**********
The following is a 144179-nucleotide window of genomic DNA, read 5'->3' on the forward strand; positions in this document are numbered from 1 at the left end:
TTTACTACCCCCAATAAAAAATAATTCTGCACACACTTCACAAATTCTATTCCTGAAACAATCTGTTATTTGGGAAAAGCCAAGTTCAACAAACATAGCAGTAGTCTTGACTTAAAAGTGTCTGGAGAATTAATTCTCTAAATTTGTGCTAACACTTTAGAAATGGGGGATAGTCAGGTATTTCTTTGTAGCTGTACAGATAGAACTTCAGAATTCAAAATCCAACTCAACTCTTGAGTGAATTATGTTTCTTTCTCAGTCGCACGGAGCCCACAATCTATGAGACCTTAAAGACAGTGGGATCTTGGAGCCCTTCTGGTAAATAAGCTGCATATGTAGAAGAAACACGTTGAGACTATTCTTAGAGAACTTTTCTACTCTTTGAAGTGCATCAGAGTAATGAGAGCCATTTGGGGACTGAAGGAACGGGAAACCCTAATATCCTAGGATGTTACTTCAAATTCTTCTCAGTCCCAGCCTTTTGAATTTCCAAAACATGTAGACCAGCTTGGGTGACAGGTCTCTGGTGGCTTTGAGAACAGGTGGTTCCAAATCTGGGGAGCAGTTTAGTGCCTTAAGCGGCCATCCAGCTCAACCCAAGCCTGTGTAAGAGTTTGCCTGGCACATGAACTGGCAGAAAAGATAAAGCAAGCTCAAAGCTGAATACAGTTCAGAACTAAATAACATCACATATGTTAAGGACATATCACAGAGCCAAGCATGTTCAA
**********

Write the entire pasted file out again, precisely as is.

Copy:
The following is a 144179-nucleotide window of genomic DNA, read 5'->3' on the forward strand; positions in this document are numbered from 1 at the left end:
TTTACTACCCCCAATAAAAAATAATTCTGCACACACTTCACAAATTCTATTCCTGAAACAATCTGTTATTTGGGAAAAGCCAAGTTCAACAAACATAGCAGTAGTCTTGACTTAAAAGTGTCTGGAGAATTAATTCTCTAAATTTGTGCTAACACTTTAGAAATGGGGGATAGTCAGGTATTTCTTTGTAGCTGTACAGATAGAACTTCAGAATTCAAAATCCAACTCAACTCTTGAGTGAATTATGTTTCTTTCTCAGTCGCACGGAGCCCACAATCTATGAGACCTTAAAGACAGTGGGATCTTGGAGCCCTTCTGGTAAATAAGCTGCATATGTAGAAGAAACACGTTGAGACTATTCTTAGAGAACTTTTCTACTCTTTGAAGTGCATCAGAGTAATGAGAGCCATTTGGGGACTGAAGGAACGGGAAACCCTAATATCCTAGGATGTTACTTCAAATTCTTCTCAGTCCCAGCCTTTTGAATTTCCAAAACATGTAGACCAGCTTGGGTGACAGGTCTCTGGTGGCTTTGAGAACAGGTGGTTCCAAATCTGGGGAGCAGTTTAGTGCCTTAAGCGGCCATCCAGCTCAACCCAAGCCTGTGTAAGAGTTTGCCTGGCACATGAACTGGCAGAAAAGATAAAGCAAGCTCAAAGCTGAATACAGTTCAGAACTAAATAACATCACATATGTTAAGGACATATCACAGAGCCAAGCATGTTCAA